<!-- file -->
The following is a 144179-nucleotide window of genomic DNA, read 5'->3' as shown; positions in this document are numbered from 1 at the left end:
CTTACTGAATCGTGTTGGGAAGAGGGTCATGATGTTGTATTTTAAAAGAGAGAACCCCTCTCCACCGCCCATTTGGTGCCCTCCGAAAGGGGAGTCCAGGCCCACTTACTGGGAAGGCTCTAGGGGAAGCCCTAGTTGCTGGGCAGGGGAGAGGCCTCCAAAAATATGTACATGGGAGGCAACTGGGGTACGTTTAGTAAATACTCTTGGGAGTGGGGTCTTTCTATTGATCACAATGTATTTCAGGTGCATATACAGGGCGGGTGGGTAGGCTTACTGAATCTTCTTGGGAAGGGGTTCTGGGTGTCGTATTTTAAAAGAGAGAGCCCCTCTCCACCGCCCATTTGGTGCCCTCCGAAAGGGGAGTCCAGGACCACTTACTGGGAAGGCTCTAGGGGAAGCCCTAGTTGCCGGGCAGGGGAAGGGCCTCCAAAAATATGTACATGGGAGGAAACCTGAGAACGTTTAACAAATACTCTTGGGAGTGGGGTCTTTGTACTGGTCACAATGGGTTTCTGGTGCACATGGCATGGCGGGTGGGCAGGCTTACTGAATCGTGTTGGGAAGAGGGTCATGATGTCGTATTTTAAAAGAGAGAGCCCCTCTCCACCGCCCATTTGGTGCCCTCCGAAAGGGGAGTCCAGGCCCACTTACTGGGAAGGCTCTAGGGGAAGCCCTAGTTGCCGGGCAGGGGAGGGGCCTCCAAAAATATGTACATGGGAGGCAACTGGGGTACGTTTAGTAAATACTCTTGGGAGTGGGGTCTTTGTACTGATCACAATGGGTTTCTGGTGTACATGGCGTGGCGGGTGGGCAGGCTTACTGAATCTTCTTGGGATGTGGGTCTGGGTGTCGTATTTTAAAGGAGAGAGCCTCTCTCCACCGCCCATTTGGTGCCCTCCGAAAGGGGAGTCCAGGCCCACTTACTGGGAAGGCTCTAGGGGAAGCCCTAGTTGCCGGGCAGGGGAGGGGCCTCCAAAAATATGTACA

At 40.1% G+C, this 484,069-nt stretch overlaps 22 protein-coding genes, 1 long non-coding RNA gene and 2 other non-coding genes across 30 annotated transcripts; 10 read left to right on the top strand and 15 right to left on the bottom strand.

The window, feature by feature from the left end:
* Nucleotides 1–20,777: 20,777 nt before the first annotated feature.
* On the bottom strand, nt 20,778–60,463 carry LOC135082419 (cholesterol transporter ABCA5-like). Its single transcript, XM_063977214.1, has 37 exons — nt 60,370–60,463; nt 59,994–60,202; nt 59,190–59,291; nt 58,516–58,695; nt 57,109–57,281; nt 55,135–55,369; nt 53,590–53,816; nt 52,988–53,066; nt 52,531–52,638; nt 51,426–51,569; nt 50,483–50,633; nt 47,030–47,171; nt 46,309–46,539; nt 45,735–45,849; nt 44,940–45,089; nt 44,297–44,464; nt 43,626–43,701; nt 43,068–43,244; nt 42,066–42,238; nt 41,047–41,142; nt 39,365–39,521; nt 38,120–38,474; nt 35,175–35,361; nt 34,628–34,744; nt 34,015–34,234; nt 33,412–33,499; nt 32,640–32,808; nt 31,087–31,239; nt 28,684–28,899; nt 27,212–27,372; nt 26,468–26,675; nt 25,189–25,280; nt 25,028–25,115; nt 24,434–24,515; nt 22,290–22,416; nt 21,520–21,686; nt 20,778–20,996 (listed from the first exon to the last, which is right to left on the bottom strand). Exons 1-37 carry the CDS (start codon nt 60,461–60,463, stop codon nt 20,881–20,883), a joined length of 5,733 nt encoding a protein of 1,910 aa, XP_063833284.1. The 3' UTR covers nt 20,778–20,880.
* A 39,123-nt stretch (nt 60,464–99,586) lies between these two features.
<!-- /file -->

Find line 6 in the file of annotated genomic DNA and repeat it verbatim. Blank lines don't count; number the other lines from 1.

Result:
* On the bottom strand, nt 20,778–60,463 carry LOC135082419 (cholesterol transporter ABCA5-like). Its single transcript, XM_063977214.1, has 37 exons — nt 60,370–60,463; nt 59,994–60,202; nt 59,190–59,291; nt 58,516–58,695; nt 57,109–57,281; nt 55,135–55,369; nt 53,590–53,816; nt 52,988–53,066; nt 52,531–52,638; nt 51,426–51,569; nt 50,483–50,633; nt 47,030–47,171; nt 46,309–46,539; nt 45,735–45,849; nt 44,940–45,089; nt 44,297–44,464; nt 43,626–43,701; nt 43,068–43,244; nt 42,066–42,238; nt 41,047–41,142; nt 39,365–39,521; nt 38,120–38,474; nt 35,175–35,361; nt 34,628–34,744; nt 34,015–34,234; nt 33,412–33,499; nt 32,640–32,808; nt 31,087–31,239; nt 28,684–28,899; nt 27,212–27,372; nt 26,468–26,675; nt 25,189–25,280; nt 25,028–25,115; nt 24,434–24,515; nt 22,290–22,416; nt 21,520–21,686; nt 20,778–20,996 (listed from the first exon to the last, which is right to left on the bottom strand). Exons 1-37 carry the CDS (start codon nt 60,461–60,463, stop codon nt 20,881–20,883), a joined length of 5,733 nt encoding a protein of 1,910 aa, XP_063833284.1. The 3' UTR covers nt 20,778–20,880.